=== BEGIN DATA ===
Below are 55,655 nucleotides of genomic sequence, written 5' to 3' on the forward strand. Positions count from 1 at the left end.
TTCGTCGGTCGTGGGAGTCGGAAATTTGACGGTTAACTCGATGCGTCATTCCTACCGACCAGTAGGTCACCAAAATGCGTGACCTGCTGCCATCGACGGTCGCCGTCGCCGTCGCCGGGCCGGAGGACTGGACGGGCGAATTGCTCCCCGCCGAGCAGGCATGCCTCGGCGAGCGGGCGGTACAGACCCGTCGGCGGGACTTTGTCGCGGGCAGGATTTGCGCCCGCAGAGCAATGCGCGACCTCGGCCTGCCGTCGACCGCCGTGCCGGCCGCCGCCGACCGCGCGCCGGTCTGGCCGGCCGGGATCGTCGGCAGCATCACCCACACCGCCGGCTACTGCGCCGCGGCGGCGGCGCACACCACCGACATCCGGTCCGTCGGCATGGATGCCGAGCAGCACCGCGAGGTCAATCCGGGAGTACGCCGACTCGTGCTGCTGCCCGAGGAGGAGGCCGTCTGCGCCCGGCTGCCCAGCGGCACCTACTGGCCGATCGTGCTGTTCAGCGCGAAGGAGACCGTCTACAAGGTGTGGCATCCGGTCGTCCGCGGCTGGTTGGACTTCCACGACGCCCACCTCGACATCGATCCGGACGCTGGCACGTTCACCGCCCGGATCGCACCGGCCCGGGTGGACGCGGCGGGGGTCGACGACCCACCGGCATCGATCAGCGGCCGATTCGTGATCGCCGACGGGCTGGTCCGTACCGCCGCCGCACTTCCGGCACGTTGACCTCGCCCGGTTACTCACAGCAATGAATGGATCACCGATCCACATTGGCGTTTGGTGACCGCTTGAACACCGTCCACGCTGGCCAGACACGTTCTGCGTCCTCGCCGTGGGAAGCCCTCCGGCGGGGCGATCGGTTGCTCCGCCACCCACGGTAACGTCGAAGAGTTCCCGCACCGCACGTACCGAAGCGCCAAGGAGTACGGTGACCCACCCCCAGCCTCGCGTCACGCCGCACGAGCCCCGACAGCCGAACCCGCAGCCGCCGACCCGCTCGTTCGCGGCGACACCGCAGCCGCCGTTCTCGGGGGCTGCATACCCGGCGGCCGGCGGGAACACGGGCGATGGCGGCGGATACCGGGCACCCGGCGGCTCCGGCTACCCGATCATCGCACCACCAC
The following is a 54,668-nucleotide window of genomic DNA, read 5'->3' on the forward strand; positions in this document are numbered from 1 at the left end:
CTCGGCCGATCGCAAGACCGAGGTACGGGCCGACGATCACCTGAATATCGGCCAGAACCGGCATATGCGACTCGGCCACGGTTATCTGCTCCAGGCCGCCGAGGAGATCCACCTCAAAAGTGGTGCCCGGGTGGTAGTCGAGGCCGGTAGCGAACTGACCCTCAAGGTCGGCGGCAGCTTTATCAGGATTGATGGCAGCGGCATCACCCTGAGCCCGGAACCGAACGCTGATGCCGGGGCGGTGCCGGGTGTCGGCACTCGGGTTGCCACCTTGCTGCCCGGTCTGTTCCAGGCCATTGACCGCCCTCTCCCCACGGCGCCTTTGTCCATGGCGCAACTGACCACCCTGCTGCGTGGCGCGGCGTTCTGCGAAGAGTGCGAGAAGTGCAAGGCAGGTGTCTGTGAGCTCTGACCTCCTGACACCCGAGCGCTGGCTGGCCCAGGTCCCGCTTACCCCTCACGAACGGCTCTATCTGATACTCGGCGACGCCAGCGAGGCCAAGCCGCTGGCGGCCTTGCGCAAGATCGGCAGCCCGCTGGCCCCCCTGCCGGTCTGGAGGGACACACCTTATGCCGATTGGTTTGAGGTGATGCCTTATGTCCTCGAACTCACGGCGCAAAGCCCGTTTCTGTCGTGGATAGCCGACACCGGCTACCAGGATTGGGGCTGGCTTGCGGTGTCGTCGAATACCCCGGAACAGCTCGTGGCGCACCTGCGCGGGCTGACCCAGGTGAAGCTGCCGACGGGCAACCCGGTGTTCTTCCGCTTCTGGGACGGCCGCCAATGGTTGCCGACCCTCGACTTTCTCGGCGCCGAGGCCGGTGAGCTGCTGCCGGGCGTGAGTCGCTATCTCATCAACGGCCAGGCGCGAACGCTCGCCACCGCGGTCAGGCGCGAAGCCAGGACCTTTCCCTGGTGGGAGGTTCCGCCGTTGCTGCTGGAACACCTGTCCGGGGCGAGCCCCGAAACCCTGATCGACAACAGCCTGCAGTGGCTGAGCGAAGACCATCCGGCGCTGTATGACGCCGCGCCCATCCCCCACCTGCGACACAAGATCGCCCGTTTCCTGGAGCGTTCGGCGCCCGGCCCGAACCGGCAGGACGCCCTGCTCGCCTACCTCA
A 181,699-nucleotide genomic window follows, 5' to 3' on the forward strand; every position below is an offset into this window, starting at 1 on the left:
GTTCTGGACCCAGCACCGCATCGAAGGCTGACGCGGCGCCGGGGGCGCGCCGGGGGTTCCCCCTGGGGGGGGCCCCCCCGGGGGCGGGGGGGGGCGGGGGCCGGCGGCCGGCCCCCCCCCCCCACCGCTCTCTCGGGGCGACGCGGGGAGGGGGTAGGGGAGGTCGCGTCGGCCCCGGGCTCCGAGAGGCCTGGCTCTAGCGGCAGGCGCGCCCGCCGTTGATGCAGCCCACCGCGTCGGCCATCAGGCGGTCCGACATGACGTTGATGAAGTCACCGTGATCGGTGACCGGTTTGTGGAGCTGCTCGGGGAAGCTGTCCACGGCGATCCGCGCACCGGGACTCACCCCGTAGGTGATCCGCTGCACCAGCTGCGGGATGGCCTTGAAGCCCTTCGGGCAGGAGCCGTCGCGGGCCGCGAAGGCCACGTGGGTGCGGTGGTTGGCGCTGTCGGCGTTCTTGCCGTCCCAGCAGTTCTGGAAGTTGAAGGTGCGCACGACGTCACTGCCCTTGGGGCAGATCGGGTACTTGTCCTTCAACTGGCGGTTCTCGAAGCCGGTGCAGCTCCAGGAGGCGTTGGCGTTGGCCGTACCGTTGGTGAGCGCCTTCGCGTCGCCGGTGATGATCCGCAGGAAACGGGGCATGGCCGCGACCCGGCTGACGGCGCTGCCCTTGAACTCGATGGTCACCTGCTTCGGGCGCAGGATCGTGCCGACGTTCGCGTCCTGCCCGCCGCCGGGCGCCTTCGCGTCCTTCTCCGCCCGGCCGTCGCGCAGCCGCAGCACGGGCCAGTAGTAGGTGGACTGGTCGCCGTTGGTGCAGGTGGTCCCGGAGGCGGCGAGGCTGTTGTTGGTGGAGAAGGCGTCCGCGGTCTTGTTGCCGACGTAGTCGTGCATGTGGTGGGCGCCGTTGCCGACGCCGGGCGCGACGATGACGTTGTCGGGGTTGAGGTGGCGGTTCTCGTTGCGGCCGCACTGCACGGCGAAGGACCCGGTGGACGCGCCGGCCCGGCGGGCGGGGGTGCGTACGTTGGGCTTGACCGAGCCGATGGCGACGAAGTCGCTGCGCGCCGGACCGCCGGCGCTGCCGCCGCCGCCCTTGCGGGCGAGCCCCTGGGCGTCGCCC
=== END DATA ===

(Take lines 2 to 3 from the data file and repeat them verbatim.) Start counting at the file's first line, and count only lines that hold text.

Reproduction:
TTCGTCGGTCGTGGGAGTCGGAAATTTGACGGTTAACTCGATGCGTCATTCCTACCGACCAGTAGGTCACCAAAATGCGTGACCTGCTGCCATCGACGGTCGCCGTCGCCGTCGCCGGGCCGGAGGACTGGACGGGCGAATTGCTCCCCGCCGAGCAGGCATGCCTCGGCGAGCGGGCGGTACAGACCCGTCGGCGGGACTTTGTCGCGGGCAGGATTTGCGCCCGCAGAGCAATGCGCGACCTCGGCCTGCCGTCGACCGCCGTGCCGGCCGCCGCCGACCGCGCGCCGGTCTGGCCGGCCGGGATCGTCGGCAGCATCACCCACACCGCCGGCTACTGCGCCGCGGCGGCGGCGCACACCACCGACATCCGGTCCGTCGGCATGGATGCCGAGCAGCACCGCGAGGTCAATCCGGGAGTACGCCGACTCGTGCTGCTGCCCGAGGAGGAGGCCGTCTGCGCCCGGCTGCCCAGCGGCACCTACTGGCCGATCGTGCTGTTCAGCGCGAAGGAGACCGTCTACAAGGTGTGGCATCCGGTCGTCCGCGGCTGGTTGGACTTCCACGACGCCCACCTCGACATCGATCCGGACGCTGGCACGTTCACCGCCCGGATCGCACCGGCCCGGGTGGACGCGGCGGGGGTCGACGACCCACCGGCATCGATCAGCGGCCGATTCGTGATCGCCGACGGGCTGGTCCGTACCGCCGCCGCACTTCCGGCACGTTGACCTCGCCCGGTTACTCACAGCAATGAATGGATCACCGATCCACATTGGCGTTTGGTGACCGCTTGAACACCGTCCACGCTGGCCAGACACGTTCTGCGTCCTCGCCGTGGGAAGCCCTCCGGCGGGGCGATCGGTTGCTCCGCCACCCACGGTAACGTCGAAGAGTTCCCGCACCGCACGTACCGAAGCGCCAAGGAGTACGGTGACCCACCCCCAGCCTCGCGTCACGCCGCACGAGCCCCGACAGCCGAACCCGCAGCCGCCGACCCGCTCGTTCGCGGCGACACCGCAGCCGCCGTTCTCGGGGGCTGCATACCCGGCGGCCGGCGGGAACACGGGCGATGGCGGCGGATACCGGGCACCCGGCGGCTCCGGCTACCCGATCATCGCACCACCAC
The following is a 54,668-nucleotide window of genomic DNA, read 5'->3' on the forward strand; positions in this document are numbered from 1 at the left end: